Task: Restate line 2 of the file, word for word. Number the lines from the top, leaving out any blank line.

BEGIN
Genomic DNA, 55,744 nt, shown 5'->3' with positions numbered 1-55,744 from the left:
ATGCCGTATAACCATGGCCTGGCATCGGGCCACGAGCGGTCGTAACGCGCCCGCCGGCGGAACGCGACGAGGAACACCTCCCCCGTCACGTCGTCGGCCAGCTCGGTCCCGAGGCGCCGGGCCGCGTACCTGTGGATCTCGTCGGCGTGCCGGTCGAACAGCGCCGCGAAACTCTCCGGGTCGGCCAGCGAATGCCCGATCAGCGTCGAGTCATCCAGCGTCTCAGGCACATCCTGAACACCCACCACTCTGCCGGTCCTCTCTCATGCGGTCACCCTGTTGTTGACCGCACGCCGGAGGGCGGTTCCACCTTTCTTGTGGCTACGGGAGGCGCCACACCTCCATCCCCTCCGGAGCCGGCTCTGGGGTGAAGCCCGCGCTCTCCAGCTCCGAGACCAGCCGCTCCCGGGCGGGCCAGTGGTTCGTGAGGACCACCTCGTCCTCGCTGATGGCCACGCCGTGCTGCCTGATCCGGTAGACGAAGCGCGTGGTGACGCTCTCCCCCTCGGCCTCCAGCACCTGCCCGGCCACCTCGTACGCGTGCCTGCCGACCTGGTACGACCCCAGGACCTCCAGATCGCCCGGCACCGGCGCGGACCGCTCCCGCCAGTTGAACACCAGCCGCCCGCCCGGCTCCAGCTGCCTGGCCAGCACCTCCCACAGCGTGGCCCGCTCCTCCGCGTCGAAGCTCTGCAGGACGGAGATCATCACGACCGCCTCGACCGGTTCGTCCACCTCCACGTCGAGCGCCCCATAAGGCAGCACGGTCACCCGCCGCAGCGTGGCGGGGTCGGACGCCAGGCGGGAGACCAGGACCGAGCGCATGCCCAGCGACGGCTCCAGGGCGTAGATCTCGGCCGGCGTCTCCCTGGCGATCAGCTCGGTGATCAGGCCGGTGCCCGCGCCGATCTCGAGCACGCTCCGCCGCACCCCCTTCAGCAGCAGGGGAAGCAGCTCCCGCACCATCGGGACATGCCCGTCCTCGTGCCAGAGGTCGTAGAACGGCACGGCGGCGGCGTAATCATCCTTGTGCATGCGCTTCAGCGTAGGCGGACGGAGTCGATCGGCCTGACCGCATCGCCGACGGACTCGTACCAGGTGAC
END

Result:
ATGCCGTATAACCATGGCCTGGCATCGGGCCACGAGCGGTCGTAACGCGCCCGCCGGCGGAACGCGACGAGGAACACCTCCCCCGTCACGTCGTCGGCCAGCTCGGTCCCGAGGCGCCGGGCCGCGTACCTGTGGATCTCGTCGGCGTGCCGGTCGAACAGCGCCGCGAAACTCTCCGGGTCGGCCAGCGAATGCCCGATCAGCGTCGAGTCATCCAGCGTCTCAGGCACATCCTGAACACCCACCACTCTGCCGGTCCTCTCTCATGCGGTCACCCTGTTGTTGACCGCACGCCGGAGGGCGGTTCCACCTTTCTTGTGGCTACGGGAGGCGCCACACCTCCATCCCCTCCGGAGCCGGCTCTGGGGTGAAGCCCGCGCTCTCCAGCTCCGAGACCAGCCGCTCCCGGGCGGGCCAGTGGTTCGTGAGGACCACCTCGTCCTCGCTGATGGCCACGCCGTGCTGCCTGATCCGGTAGACGAAGCGCGTGGTGACGCTCTCCCCCTCGGCCTCCAGCACCTGCCCGGCCACCTCGTACGCGTGCCTGCCGACCTGGTACGACCCCAGGACCTCCAGATCGCCCGGCACCGGCGCGGACCGCTCCCGCCAGTTGAACACCAGCCGCCCGCCCGGCTCCAGCTGCCTGGCCAGCACCTCCCACAGCGTGGCCCGCTCCTCCGCGTCGAAGCTCTGCAGGACGGAGATCATCACGACCGCCTCGACCGGTTCGTCCACCTCCACGTCGAGCGCCCCATAAGGCAGCACGGTCACCCGCCGCAGCGTGGCGGGGTCGGACGCCAGGCGGGAGACCAGGACCGAGCGCATGCCCAGCGACGGCTCCAGGGCGTAGATCTCGGCCGGCGTCTCCCTGGCGATCAGCTCGGTGATCAGGCCGGTGCCCGCGCCGATCTCGAGCACGCTCCGCCGCACCCCCTTCAGCAGCAGGGGAAGCAGCTCCCGCACCATCGGGACATGCCCGTCCTCGTGCCAGAGGTCGTAGAACGGCACGGCGGCGGCGTAATCATCCTTGTGCATGCGCTTCAGCGTAGGCGGACGGAGTCGATCGGCCTGACCGCATCGCCGACGGACTCGTACCAGGTGAC